The majority of nutrient absorption takes place in the small intestine. The lining of the small intestines are covered in protrusions called villi. The villi increase surface area of the small intestine so that there is more space for nutrient absorption. Villi also have multiple channels on their surface for nutrients that cannot be passively absorbed. Once nutrients are absorbed through the villi, they pass into the bloodstream and are transferred throughout the body.

The proportion of food that is not absorbed moves on into the large intestine. The large intestine also consists of 3 segments; the cecum, the colon and the rectum. Most of the digestion that takes place in the colon is for fibre and more resistant materials. Unlike herbivores, dogs have a shorter large intestine. This is because dogs do not eat the same volume of fibre as an animal such as a horse or cow. The large intestine is primarily responsible for bacterial digestion. The microbiome (colony of digestive bacteria) in the large intestine digest fibre by fermentation. The products of fermentation, along with water and electrolytes, are finally absorbed here. Any remaining undigested food is moved out of the large intestine and excreted out of the rectum and anus.

Food for energy and growth

You might be wondering what happens to the food once it’s absorbed from the digestive system. The absorbed nutrients enter the bloodstream and are carried throughout the body to serve their respective functions. Many of the nutrients are metabolized in the liver. Metabolism is a very complicated topic for another day. To quickly summarize, metabolism converts nutrients and compounds into usable forms such as energy, compounds for growth and other molecules for cellular function. Click here for a better overview of metabolism!

Take home message

Nutrition is a complicated process. The important thing to remember is that every dog is different and there is not one blanket diet that suits every dog. Choose the best diet that fits your dog's needs. Kabo provides a variety of diets, both fresh-cooked and kibble, with a variety of healthy ingredients. It is a great option that keeps pups happy, healthy and well fed.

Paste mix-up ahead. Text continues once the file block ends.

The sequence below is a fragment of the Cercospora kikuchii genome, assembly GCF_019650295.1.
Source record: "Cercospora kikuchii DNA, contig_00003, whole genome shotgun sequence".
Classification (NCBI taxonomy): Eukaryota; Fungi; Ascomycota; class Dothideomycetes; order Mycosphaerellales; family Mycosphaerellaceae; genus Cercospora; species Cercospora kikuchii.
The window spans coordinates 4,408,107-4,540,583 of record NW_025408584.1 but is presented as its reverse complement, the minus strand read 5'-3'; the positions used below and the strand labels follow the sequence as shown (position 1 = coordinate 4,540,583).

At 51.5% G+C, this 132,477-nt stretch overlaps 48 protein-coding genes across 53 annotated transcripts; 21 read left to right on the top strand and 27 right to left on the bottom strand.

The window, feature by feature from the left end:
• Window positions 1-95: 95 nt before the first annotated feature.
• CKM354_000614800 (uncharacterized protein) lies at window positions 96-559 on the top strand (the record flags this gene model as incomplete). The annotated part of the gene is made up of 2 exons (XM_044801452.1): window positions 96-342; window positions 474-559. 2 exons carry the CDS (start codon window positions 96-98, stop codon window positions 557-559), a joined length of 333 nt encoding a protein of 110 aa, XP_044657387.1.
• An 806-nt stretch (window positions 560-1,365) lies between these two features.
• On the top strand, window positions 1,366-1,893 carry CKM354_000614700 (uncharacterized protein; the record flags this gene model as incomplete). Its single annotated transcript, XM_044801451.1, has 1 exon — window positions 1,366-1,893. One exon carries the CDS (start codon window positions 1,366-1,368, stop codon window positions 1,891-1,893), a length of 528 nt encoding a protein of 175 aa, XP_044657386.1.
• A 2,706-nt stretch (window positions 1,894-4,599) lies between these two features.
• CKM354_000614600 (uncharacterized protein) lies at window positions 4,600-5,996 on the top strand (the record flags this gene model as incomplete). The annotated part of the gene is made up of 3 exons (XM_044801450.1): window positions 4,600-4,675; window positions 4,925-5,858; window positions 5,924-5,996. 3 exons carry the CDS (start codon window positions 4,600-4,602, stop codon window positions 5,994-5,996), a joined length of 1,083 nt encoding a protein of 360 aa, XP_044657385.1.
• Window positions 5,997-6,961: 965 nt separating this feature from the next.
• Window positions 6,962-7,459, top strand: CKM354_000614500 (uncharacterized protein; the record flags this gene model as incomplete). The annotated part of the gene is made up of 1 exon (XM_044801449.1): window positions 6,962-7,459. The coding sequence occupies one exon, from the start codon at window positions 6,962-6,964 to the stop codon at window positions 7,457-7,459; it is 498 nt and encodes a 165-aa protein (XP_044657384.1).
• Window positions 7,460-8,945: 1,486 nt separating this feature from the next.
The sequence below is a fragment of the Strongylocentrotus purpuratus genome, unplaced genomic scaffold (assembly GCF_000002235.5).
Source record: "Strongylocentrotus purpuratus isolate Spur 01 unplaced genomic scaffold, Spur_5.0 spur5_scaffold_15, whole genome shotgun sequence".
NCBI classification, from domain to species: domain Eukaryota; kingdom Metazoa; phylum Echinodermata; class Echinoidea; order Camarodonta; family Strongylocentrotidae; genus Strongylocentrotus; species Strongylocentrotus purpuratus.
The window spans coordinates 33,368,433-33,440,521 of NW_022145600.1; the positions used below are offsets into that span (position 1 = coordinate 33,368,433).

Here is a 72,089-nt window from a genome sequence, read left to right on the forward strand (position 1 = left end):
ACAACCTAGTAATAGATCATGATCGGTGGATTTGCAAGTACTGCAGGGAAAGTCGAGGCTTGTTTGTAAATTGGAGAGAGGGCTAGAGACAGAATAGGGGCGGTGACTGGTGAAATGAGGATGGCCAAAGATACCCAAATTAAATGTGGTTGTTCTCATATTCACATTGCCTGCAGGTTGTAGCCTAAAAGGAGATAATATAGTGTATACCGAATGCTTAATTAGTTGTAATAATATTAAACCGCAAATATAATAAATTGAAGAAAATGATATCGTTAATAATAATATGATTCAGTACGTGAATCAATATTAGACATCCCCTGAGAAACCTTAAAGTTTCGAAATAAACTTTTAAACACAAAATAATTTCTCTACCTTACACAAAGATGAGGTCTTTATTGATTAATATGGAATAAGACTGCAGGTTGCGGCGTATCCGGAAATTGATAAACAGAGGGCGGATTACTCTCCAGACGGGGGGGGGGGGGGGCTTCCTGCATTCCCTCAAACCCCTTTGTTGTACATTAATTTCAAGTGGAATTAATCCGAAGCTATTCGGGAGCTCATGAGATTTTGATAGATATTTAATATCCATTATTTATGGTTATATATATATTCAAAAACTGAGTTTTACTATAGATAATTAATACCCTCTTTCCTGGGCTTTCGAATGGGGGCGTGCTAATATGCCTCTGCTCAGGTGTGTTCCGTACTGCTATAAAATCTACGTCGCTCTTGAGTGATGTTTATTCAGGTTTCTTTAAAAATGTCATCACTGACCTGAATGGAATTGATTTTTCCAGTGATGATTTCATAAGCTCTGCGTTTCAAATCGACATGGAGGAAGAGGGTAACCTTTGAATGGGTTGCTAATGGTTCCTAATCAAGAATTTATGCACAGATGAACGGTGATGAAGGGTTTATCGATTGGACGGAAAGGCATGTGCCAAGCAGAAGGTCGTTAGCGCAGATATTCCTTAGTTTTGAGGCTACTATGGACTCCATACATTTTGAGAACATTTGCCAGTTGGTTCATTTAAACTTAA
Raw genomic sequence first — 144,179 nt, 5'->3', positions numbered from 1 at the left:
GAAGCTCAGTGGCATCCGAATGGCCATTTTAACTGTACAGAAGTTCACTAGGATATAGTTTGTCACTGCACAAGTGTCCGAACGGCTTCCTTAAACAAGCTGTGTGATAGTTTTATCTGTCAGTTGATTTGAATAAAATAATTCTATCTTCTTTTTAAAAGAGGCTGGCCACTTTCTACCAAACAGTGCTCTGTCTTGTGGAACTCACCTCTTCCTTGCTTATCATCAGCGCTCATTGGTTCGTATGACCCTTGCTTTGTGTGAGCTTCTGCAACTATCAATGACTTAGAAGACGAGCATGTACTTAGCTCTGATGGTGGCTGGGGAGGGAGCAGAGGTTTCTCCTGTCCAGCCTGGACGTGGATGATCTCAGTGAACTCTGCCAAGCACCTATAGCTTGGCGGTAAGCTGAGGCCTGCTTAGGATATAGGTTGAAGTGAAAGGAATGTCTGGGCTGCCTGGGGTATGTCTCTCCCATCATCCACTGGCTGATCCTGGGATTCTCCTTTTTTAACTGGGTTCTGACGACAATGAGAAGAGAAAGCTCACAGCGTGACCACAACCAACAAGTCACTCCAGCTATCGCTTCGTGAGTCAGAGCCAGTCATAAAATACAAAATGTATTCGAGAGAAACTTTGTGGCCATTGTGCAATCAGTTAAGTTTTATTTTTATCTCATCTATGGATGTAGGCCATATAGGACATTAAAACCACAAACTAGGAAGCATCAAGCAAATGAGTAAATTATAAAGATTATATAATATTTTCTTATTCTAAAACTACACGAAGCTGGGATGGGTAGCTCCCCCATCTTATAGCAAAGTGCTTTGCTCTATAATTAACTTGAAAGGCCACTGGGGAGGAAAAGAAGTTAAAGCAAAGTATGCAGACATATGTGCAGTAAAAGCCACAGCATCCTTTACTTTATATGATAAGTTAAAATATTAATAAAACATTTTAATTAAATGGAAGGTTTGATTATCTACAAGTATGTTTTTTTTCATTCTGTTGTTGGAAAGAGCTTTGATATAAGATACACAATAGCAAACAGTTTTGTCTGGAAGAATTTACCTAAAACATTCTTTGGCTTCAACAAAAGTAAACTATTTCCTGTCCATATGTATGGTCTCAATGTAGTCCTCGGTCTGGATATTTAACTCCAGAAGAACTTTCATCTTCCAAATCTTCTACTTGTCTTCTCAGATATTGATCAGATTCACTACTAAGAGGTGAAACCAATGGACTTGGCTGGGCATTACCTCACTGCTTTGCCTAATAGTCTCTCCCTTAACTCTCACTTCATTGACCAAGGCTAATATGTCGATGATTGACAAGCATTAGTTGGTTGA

Kabo dog eating Kabo fresh dog food on kitchen counter
Kabo dog eating Kabo fresh dog food on kitchen counter

View Sources

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Silvio, Jennifer, David L. Harmon, Kathy L. Gross, and Kyle R. McLeod. "Influence of fiber fermentability on nutrient digestion in the dog." Nutrition 16, no. 4 (2000): 289-295.

Evans, Howard E., and Alexander De Lahunta. Miller's anatomy of the dog-E-Book. Elsevier Health Sciences, 2013.

Longhofer, S. L., R. K. Jackson, and A. J. Cooley. "Hindgut and bladder duplication in a dog." Journal of the American Animal Hospital Association 27, no. 1 (1991): 97-100.

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Nap, R. C., and H. A. W. Hazewinkel. "Growth and skeletal development in the dog in relation to nutrition; a review." Veterinary Quarterly 16, no. 1 (1994): 50-59.

Mussa, Pier Paolo, and Liviana Prola. "Dog nutrient requirements: new knowledge." Veterinary research communications 29, no. 2 (2005): 35-38.

Gessert, C. F., and P. H. Phillips. "Protein in the nutrition of the growing dog." The Journal of nutrition 58, no. 3 (1956): 415-421.